|Publication number||US4813475 A|
|Application number||US 07/164,830|
|Publication date||Mar 21, 1989|
|Filing date||Mar 7, 1988|
|Priority date||Mar 7, 1988|
|Publication number||07164830, 164830, US 4813475 A, US 4813475A, US-A-4813475, US4813475 A, US4813475A|
|Inventors||Edward F. Couvrette|
|Original Assignee||Couvrette Edward F|
|Export Citation||BiBTeX, EndNote, RefMan|
|Patent Citations (8), Referenced by (39), Classifications (22), Legal Events (6)|
|External Links: USPTO, USPTO Assignment, Espacenet|
This invention relates to a self service banking system kiosk which houses an automated teller machine (ATM) and more particularly to a cooling and heating system, air distribution humidity control and insulation of the kiosk housing to maintain the kiosk interior at a temperature and humidity within the normal operating temperature and humidity of the ATM and computer during extreme ambient weather conditions where exterior temperatures and humidity exceed the operational maximum and minimum range of the ATM.
Consideration o space and security very much effect and limit the usefulness of automatic teller machines for banking services. Originally, these machines were only installed within the principal premises of the institutions where ambient temperatures and humidity remained substantially constant. More recently, however, these machines are being installed at locations remote from the principal banking premises. Such as, driveways adjacent thereto, shopping centers, parking lots, etc., both for walk-up and vehicle drive-up applications. The space consideration requires that the kiosk housing an ATM be made as physically small as possible and yet adequately enclose the ATM. The need for security is obvious. A less obvious factor is the need to closely control the operating environment surrounding the ATM. A significant portion of ATM's is a small computer. It is this computer which must be maintained within a narrow range of temperatures and humidity.
Generally stated, existing kiosks are constructed of metal and concrete with the front surface of the ATM exposed to the elements. Obviously all of these metal surfaces act as "heat sinks" which are very conductive to exposed environmental temperature. To accommodate moderate temperature changes air cooling refrigerator and air heating units are provided to lower or raise the internal kiosk temperature to maintain the ATM within its normal temperature operating range; However, it has been found that in areas where ambient temperature varies over an extremely wide temperature range the temperature conditioning systems generally used are inadequate to maintain the ATM within the required operating temperature range. Larger BTU air refrigerator units and heaters have been tried with little or no success when ambient temperature range variations between -40 degrees and 125 degrees F. In the South where extreme high temperatures are encountered, a kiosk placed in direct sun light can experience external surface temperatures in excess of 160 degrees F. The presently configured kiosks are ineffective in keeping the ATM temperature within its normal operating temperature range under such external temperature conditions. Sufficiently large air refrigeration and heating units that would be required to approach temperature control within the required temperature range under external hot and cold conditions are too bulky for use within a small profile kiosk and in addition would be extremely expensive to install and operate.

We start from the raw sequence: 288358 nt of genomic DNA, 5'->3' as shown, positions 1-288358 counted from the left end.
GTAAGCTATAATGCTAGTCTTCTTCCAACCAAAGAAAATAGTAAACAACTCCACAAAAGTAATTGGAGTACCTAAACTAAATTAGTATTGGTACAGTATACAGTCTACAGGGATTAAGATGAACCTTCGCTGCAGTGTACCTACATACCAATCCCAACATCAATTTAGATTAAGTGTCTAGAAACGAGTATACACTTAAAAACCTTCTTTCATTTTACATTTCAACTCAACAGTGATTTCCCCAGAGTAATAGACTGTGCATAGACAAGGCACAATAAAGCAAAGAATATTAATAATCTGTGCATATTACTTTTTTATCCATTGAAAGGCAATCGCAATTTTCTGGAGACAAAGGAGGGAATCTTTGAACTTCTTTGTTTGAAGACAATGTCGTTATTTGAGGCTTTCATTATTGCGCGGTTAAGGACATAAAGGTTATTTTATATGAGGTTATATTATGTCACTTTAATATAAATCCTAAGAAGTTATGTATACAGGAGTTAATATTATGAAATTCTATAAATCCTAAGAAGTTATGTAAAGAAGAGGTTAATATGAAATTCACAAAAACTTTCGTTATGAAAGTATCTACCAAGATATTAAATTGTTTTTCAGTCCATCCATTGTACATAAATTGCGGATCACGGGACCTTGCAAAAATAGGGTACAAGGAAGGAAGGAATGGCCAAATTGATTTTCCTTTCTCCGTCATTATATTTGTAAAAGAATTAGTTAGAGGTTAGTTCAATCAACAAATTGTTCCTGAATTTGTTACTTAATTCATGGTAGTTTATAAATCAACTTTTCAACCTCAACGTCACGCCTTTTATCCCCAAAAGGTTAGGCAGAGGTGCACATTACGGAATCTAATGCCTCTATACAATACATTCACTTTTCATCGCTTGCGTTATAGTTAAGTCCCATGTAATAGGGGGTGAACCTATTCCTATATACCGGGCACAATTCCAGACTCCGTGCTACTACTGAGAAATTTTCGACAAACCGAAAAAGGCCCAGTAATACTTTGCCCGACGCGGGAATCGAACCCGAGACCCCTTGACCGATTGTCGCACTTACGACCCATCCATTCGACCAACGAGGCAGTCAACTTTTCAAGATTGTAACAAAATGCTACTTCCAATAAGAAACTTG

Typical advanced designed kiosks having internal air refrigeration and heating units that are found to be inadequate to maintain operation level temperatures in severe environmental conditions can be found in U.S. Pat. Nos. 4,399,755 and 4,497,261.